It is June 2022, the longest day of the year in the Northern Hemisphere is already behind us and I find myself back in the place I call home on the top of a mountain with a heavy backpack strapped on my back and a little dog on the leash. The last time I was here, it was autumn. Leaves were yellow and orange and it was raining and storming continuously. It got so bad that after a little over 2 weeks of being battered by the weather we returned home early.
Then the pandemic hit and we could not go back to this place in the French mountains and I vowed I would never complain about bad weather again in my entire life if only I could go back there again with Kayla, our dog who is totally responsible for us falling in love with this place. Kayla is a climber, she is a mountain dog, despite her petite posture. She was built for a life in the mountains, with little paws that nonetheless climb faster and more securely than any human could.
Now it is June, this mountainous area known for its bad weather conditions and persistent rain is basking in sunshine. Not just that, after now almost two weeks, I start looking at the immensely blue sky searching for any kind of cloud. I promised not to complain about the weather though. It is 40 degrees in the valley below, it is incredibly hot, the light is difficult to work with, so in photographic terms, 2019 was a good year with loads of rain. I laugh at the irony of it all and go with the flow.
These mountains, the forests, they are familiar, but I have changed. I look at this place with eyes filled with wonder and gratitude with the knowledge that the options to travel can be taken from us any moment. I feel enchanted, yet can not get my camera to register it, due to the harsh light conditions. I don't take this opportunity to be here for granted though. There will be other times that the conditions will help the camera capture the sense of wonder that I am feeling. I won't turn my back on the landscape just because I am not particularly happy with cloudless blue skies.
There is a dog on the end of the leash, she knows just how to appreciate this moment. She does not care less about the blue sky, she is out here, early in the morning, taking the panoramic trail with me and she looks like she is flying over the rocky paths with the happiest of looks on her face. I know better than to not be intensely grateful for this. She is 13 years old and we managed to get her back to the point where she can enjoy these hikes again.
I carry all my gear with me, because you just never know. I can't afford to be snobbish about the light even if it is challenging, very challenging. The path makes a U turn and I am lead into a forest I know so well. The trees are like old friends of mine and I have come back to visit them. I find myself gobsmacked....Not just one, but all of my favourite trees have collapsed. They are no longer there. I stand there with my hand covering my mouth, hardly able to digest what I am seeing. I am almost ashamed to belong to the human race which is responsible for this tragedy. In the evening I sit on the balcony thinking about my feeling of loss and realize that I photograph transience, not permanence. My heart belongs to those trees and forests, that I hope will outlive me, but that I fear will not.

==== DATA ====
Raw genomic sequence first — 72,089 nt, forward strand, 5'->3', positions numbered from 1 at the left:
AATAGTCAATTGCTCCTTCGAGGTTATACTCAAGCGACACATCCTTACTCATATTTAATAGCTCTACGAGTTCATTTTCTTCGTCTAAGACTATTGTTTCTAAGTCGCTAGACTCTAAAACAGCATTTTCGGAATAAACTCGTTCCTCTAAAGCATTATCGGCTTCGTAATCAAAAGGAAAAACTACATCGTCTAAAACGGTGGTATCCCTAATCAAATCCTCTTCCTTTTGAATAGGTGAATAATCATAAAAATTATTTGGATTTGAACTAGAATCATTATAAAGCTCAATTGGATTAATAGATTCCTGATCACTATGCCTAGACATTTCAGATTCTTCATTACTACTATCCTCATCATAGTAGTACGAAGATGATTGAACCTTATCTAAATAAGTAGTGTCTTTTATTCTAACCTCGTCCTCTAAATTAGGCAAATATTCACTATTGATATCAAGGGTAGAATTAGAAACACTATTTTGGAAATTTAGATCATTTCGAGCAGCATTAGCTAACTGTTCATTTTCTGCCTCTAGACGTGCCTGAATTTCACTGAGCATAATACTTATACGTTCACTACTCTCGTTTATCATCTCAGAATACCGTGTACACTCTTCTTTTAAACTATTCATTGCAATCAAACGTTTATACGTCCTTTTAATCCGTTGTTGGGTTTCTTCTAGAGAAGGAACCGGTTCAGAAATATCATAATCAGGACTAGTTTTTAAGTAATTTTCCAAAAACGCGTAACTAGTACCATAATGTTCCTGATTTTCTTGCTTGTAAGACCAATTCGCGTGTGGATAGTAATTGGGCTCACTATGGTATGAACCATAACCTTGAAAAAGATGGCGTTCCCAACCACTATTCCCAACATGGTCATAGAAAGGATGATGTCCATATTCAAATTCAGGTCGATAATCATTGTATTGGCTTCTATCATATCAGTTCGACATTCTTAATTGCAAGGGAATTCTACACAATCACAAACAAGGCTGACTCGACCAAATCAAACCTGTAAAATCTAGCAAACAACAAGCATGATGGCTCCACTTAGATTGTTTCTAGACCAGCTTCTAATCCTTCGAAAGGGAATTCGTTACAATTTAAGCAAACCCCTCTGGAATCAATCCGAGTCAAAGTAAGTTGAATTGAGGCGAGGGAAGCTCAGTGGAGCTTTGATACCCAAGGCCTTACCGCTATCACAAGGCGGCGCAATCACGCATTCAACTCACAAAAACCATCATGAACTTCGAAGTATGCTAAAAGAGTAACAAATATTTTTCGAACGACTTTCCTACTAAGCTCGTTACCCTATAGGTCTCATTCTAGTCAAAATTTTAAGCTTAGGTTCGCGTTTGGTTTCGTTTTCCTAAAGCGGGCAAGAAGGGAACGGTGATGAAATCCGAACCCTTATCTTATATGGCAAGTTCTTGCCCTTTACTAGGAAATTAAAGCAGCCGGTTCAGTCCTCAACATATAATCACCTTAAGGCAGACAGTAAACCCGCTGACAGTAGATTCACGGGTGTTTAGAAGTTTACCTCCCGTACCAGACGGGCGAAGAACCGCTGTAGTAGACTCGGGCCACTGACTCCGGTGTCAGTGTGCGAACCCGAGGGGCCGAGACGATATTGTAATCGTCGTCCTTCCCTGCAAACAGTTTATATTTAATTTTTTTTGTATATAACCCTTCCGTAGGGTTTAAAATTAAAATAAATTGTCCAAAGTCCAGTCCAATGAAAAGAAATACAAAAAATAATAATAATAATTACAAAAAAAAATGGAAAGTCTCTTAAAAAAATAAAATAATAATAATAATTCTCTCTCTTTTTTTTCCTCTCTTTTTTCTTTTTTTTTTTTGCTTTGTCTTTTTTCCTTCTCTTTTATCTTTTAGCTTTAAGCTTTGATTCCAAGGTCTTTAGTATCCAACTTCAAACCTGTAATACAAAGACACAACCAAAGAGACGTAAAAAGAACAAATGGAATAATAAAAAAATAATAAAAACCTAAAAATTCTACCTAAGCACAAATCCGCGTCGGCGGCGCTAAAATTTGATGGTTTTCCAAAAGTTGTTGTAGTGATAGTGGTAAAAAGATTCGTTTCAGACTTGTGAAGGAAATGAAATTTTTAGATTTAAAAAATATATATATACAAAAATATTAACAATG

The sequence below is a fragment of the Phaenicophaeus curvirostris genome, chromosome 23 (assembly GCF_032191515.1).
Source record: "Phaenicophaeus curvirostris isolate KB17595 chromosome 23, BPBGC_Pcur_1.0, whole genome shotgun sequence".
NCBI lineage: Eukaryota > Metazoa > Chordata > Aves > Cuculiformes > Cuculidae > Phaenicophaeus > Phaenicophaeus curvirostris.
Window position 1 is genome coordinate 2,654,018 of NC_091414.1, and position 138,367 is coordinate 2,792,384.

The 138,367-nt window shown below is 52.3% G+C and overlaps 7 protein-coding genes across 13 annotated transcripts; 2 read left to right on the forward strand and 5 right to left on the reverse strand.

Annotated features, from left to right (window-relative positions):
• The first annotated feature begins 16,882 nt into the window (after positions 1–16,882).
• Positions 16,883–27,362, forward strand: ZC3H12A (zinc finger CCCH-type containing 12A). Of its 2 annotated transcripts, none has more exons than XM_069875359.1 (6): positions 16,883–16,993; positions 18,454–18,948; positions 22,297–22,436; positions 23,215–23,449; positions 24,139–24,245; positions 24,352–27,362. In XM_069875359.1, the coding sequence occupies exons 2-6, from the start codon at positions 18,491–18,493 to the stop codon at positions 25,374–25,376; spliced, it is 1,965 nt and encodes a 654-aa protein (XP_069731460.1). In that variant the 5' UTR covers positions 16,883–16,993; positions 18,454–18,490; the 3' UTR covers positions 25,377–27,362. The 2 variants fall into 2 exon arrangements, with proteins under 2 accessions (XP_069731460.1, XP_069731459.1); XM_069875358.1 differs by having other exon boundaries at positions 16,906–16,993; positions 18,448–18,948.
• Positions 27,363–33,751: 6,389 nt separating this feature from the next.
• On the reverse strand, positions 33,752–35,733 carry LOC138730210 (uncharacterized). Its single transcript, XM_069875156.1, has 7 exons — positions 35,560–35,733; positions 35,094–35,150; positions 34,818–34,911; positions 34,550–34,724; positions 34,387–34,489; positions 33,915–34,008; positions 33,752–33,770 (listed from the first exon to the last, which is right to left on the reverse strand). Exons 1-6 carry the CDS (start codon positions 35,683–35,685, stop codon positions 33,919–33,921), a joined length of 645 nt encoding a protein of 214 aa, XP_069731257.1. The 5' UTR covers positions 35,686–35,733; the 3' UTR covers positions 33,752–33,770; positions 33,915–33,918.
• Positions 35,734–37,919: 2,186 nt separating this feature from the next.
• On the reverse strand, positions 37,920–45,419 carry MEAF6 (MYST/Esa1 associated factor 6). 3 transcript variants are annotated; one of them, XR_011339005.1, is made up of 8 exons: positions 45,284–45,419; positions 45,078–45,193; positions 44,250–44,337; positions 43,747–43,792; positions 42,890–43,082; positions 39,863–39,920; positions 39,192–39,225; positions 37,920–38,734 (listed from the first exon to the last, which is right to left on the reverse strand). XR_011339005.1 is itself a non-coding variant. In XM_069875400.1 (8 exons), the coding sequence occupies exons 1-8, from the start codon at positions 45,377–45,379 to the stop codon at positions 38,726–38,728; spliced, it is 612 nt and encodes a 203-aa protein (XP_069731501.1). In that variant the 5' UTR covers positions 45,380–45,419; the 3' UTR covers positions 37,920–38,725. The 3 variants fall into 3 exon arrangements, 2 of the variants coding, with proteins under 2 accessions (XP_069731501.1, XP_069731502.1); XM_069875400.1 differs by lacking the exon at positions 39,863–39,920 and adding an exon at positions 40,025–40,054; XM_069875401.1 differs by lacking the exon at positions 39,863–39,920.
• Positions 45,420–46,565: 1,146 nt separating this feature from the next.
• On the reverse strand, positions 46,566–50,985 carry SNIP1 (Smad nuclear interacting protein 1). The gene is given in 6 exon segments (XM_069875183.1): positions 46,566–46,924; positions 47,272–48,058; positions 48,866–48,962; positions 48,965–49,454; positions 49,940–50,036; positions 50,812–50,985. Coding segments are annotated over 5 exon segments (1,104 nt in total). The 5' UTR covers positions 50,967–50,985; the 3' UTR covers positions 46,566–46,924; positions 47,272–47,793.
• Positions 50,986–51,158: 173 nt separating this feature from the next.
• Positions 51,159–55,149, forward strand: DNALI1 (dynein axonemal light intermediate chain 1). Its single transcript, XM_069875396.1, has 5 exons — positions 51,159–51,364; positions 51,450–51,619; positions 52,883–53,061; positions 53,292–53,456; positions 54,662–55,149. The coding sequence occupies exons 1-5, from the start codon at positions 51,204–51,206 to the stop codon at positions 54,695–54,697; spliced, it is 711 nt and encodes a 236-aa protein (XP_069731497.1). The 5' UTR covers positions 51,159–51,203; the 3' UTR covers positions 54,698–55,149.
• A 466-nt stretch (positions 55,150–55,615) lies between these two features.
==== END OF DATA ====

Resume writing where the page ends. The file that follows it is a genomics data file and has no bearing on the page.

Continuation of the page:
These trees filled me with awe the moment I saw them, they urged me to create something that did them justice, or so I hope. Now they have gone and I hope their photos will convey the reason why they needed to be protected. I can't resist the calling of these transient beings, with branches reaching for the sky, no matter if it is blue or grey. I must tell my story about them, because I can't delude myself and think it is their story that I am telling. I can only hope that by telling the story of the magic of life on this planet, that I see when I look at these trees, I tell their story as well. How they came to life, how they grew and reached for the skies, how they stand tall in all their magnificence and how they struggle to survive. I tend to photograph the survivors, the ones who are persisting in their urge to live, the ones that convey transience and the fragility of life. As this is the only way I know of to tell their stories, to hopefully ignite in others the sense of wonder that I feel.
Musing about this all, I look over at a sleeping dog, on her back, making sleeping sounds like only she can and I realize that to her, this morning was perfect. Blissfully unaware of something like climate change, she just loves the great outdoors, loves the wind playing with her hair and the rocks beneath her feet. She loves the moment and quite a few of them, I might add. I envy her for not laying worrisome thoughts upon the moment, but to just letting it be. I know she is right, our wise little furry friend from Tibet. Without the worries, we are the same, with our love of hikes, views, challenging paths and the wind in our hair. It is a wonderful day.
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